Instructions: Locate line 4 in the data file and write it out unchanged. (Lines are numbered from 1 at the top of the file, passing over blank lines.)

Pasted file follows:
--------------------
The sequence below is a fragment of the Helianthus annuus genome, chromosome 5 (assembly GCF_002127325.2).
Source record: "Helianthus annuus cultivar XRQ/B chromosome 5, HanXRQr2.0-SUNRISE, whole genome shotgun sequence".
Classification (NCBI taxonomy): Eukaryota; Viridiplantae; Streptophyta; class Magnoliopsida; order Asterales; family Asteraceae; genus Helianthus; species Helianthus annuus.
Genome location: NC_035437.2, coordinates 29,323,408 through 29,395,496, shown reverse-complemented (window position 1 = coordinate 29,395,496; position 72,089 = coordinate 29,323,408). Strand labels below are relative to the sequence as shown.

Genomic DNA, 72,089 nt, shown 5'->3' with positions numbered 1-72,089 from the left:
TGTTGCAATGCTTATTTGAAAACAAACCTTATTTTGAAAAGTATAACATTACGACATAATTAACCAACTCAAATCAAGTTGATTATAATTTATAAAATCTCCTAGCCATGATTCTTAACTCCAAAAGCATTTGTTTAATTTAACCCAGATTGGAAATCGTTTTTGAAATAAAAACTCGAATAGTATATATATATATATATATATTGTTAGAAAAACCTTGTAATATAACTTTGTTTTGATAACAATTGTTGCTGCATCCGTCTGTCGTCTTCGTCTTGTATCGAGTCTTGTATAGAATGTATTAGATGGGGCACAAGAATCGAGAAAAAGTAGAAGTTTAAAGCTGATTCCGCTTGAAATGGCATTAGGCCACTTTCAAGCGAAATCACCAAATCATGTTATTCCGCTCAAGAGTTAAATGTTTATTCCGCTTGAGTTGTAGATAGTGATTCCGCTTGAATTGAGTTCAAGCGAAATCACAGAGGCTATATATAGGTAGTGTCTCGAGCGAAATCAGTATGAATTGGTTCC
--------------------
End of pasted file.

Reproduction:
Genome location: NC_035437.2, coordinates 29,323,408 through 29,395,496, shown reverse-complemented (window position 1 = coordinate 29,395,496; position 72,089 = coordinate 29,323,408). Strand labels below are relative to the sequence as shown.